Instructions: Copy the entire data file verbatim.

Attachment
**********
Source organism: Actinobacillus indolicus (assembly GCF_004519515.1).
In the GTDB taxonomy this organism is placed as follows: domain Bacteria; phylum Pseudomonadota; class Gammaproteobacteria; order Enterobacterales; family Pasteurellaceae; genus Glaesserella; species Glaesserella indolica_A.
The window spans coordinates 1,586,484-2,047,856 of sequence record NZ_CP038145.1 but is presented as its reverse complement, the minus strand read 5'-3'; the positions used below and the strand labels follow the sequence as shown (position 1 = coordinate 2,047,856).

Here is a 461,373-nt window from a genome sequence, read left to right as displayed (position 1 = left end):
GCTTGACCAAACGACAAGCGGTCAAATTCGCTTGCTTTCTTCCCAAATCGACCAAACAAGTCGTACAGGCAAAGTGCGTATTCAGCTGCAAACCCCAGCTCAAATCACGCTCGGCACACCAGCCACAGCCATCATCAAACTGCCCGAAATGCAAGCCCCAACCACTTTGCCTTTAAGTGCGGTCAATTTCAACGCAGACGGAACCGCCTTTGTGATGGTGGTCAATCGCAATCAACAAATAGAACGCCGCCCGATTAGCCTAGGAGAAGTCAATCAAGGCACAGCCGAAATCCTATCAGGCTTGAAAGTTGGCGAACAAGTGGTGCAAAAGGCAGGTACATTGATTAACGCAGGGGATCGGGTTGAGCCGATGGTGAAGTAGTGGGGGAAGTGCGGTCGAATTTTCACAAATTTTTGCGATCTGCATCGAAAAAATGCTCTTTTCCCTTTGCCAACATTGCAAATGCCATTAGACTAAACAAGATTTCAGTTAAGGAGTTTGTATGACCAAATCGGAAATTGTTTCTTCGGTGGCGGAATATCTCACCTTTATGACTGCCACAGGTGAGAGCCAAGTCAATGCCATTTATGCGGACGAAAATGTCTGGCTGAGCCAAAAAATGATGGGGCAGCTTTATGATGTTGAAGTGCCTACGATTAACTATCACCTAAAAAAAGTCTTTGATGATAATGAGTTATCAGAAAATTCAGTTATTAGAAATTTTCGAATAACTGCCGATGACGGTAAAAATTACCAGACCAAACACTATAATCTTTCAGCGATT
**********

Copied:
Source organism: Actinobacillus indolicus (assembly GCF_004519515.1).
In the GTDB taxonomy this organism is placed as follows: domain Bacteria; phylum Pseudomonadota; class Gammaproteobacteria; order Enterobacterales; family Pasteurellaceae; genus Glaesserella; species Glaesserella indolica_A.
The window spans coordinates 1,586,484-2,047,856 of sequence record NZ_CP038145.1 but is presented as its reverse complement, the minus strand read 5'-3'; the positions used below and the strand labels follow the sequence as shown (position 1 = coordinate 2,047,856).

Here is a 461,373-nt window from a genome sequence, read left to right as displayed (position 1 = left end):
GCTTGACCAAACGACAAGCGGTCAAATTCGCTTGCTTTCTTCCCAAATCGACCAAACAAGTCGTACAGGCAAAGTGCGTATTCAGCTGCAAACCCCAGCTCAAATCACGCTCGGCACACCAGCCACAGCCATCATCAAACTGCCCGAAATGCAAGCCCCAACCACTTTGCCTTTAAGTGCGGTCAATTTCAACGCAGACGGAACCGCCTTTGTGATGGTGGTCAATCGCAATCAACAAATAGAACGCCGCCCGATTAGCCTAGGAGAAGTCAATCAAGGCACAGCCGAAATCCTATCAGGCTTGAAAGTTGGCGAACAAGTGGTGCAAAAGGCAGGTACATTGATTAACGCAGGGGATCGGGTTGAGCCGATGGTGAAGTAGTGGGGGAAGTGCGGTCGAATTTTCACAAATTTTTGCGATCTGCATCGAAAAAATGCTCTTTTCCCTTTGCCAACATTGCAAATGCCATTAGACTAAACAAGATTTCAGTTAAGGAGTTTGTATGACCAAATCGGAAATTGTTTCTTCGGTGGCGGAATATCTCACCTTTATGACTGCCACAGGTGAGAGCCAAGTCAATGCCATTTATGCGGACGAAAATGTCTGGCTGAGCCAAAAAATGATGGGGCAGCTTTATGATGTTGAAGTGCCTACGATTAACTATCACCTAAAAAAAGTCTTTGATGATAATGAGTTATCAGAAAATTCAGTTATTAGAAATTTTCGAATAACTGCCGATGACGGTAAAAATTACCAGACCAAACACTATAATCTTTCAGCGATT